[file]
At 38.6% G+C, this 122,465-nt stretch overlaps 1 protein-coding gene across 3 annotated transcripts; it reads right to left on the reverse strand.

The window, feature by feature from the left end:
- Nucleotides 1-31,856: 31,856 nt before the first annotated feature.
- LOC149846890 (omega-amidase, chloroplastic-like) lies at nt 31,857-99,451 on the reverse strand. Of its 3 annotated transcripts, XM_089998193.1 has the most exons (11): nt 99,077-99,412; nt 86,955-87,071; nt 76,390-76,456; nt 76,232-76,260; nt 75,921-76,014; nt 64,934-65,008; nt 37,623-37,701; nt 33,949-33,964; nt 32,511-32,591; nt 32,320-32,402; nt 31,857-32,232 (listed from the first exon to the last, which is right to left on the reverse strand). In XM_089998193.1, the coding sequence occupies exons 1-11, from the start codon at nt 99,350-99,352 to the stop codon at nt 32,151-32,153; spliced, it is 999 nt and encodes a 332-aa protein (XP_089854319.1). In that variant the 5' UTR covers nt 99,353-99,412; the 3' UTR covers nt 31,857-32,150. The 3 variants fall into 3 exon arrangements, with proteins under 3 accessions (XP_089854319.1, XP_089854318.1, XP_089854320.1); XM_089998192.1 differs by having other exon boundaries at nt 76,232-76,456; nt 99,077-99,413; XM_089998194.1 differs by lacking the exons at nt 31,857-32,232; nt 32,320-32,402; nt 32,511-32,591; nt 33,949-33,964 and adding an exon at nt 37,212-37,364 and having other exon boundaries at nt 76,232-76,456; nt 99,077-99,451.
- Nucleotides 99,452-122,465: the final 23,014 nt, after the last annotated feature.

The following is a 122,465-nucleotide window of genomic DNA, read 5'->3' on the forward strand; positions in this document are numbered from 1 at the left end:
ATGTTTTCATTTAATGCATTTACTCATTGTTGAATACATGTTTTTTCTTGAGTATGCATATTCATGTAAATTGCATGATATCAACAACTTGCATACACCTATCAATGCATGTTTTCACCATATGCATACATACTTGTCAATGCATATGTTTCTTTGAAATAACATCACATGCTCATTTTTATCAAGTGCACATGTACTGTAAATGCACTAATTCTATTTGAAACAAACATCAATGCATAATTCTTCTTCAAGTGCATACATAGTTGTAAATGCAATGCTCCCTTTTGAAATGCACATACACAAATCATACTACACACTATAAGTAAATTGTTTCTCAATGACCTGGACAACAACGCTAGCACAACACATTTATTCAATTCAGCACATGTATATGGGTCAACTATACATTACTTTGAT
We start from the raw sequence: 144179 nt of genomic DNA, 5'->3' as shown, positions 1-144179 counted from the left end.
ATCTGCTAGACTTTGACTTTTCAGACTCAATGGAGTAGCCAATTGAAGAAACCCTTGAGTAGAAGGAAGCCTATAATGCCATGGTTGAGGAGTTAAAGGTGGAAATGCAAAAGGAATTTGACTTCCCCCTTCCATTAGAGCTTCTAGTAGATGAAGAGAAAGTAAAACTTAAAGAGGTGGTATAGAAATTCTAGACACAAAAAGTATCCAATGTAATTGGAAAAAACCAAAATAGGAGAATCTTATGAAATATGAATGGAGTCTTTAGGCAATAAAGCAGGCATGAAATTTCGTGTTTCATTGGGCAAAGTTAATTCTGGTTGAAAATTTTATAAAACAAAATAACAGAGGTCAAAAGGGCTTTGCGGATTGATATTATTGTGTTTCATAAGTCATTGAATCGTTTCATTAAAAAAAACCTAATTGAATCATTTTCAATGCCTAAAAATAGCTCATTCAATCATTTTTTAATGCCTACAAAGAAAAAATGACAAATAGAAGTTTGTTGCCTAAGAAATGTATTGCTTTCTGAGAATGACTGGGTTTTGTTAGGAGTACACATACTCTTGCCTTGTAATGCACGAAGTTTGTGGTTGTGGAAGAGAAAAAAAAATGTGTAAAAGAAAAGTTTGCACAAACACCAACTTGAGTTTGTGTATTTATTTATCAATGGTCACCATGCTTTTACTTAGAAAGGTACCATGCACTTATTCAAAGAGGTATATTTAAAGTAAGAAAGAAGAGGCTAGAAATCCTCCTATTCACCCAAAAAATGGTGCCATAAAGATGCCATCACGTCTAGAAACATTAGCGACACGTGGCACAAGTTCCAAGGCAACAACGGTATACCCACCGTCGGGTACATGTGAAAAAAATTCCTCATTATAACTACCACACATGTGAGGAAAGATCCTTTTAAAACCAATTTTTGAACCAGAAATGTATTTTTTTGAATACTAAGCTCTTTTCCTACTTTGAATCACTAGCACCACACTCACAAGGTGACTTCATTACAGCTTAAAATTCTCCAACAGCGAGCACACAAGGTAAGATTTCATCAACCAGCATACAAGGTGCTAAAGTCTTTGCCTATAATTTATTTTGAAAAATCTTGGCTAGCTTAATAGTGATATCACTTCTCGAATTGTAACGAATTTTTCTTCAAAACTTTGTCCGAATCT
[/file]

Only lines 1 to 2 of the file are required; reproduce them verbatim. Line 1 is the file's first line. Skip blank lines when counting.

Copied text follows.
At 38.6% G+C, this 122,465-nt stretch overlaps 1 protein-coding gene across 3 annotated transcripts; it reads right to left on the reverse strand.

The window, feature by feature from the left end: